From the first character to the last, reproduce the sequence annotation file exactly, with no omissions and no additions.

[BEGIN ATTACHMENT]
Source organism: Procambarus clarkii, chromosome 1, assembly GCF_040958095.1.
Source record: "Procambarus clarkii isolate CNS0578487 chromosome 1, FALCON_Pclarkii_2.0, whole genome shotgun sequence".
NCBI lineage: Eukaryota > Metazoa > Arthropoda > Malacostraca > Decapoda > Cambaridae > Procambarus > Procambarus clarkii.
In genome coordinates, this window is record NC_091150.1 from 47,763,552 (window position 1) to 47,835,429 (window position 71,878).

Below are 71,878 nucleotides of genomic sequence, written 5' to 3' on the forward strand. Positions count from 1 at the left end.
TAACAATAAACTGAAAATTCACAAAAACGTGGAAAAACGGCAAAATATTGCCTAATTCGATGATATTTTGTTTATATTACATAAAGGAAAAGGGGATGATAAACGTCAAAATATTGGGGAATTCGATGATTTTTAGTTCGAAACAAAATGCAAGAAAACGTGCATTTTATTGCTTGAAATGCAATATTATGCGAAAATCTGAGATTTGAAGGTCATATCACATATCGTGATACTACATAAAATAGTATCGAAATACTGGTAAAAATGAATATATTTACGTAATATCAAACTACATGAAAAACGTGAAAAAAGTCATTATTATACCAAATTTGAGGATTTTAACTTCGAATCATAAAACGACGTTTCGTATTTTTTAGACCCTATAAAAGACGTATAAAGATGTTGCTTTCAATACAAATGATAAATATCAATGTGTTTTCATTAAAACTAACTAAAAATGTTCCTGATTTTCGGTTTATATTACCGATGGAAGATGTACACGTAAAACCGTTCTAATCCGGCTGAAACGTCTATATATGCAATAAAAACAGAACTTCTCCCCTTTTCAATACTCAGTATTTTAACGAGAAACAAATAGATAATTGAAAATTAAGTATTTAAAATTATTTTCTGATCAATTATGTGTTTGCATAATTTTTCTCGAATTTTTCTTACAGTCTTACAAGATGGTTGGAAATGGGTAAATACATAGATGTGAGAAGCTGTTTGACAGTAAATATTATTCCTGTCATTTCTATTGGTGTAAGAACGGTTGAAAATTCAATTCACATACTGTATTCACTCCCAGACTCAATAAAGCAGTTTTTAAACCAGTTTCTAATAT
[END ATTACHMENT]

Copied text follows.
Source organism: Procambarus clarkii, chromosome 1, assembly GCF_040958095.1.
Source record: "Procambarus clarkii isolate CNS0578487 chromosome 1, FALCON_Pclarkii_2.0, whole genome shotgun sequence".
NCBI lineage: Eukaryota > Metazoa > Arthropoda > Malacostraca > Decapoda > Cambaridae > Procambarus > Procambarus clarkii.
In genome coordinates, this window is record NC_091150.1 from 47,763,552 (window position 1) to 47,835,429 (window position 71,878).

Below are 71,878 nucleotides of genomic sequence, written 5' to 3' on the forward strand. Positions count from 1 at the left end.
TAACAATAAACTGAAAATTCACAAAAACGTGGAAAAACGGCAAAATATTGCCTAATTCGATGATATTTTGTTTATATTACATAAAGGAAAAGGGGATGATAAACGTCAAAATATTGGGGAATTCGATGATTTTTAGTTCGAAACAAAATGCAAGAAAACGTGCATTTTATTGCTTGAAATGCAATATTATGCGAAAATCTGAGATTTGAAGGTCATATCACATATCGTGATACTACATAAAATAGTATCGAAATACTGGTAAAAATGAATATATTTACGTAATATCAAACTACATGAAAAACGTGAAAAAAGTCATTATTATACCAAATTTGAGGATTTTAACTTCGAATCATAAAACGACGTTTCGTATTTTTTAGACCCTATAAAAGACGTATAAAGATGTTGCTTTCAATACAAATGATAAATATCAATGTGTTTTCATTAAAACTAACTAAAAATGTTCCTGATTTTCGGTTTATATTACCGATGGAAGATGTACACGTAAAACCGTTCTAATCCGGCTGAAACGTCTATATATGCAATAAAAACAGAACTTCTCCCCTTTTCAATACTCAGTATTTTAACGAGAAACAAATAGATAATTGAAAATTAAGTATTTAAAATTATTTTCTGATCAATTATGTGTTTGCATAATTTTTCTCGAATTTTTCTTACAGTCTTACAAGATGGTTGGAAATGGGTAAATACATAGATGTGAGAAGCTGTTTGACAGTAAATATTATTCCTGTCATTTCTATTGGTGTAAGAACGGTTGAAAATTCAATTCACATACTGTATTCACTCCCAGACTCAATAAAGCAGTTTTTAAACCAGTTTCTAATAT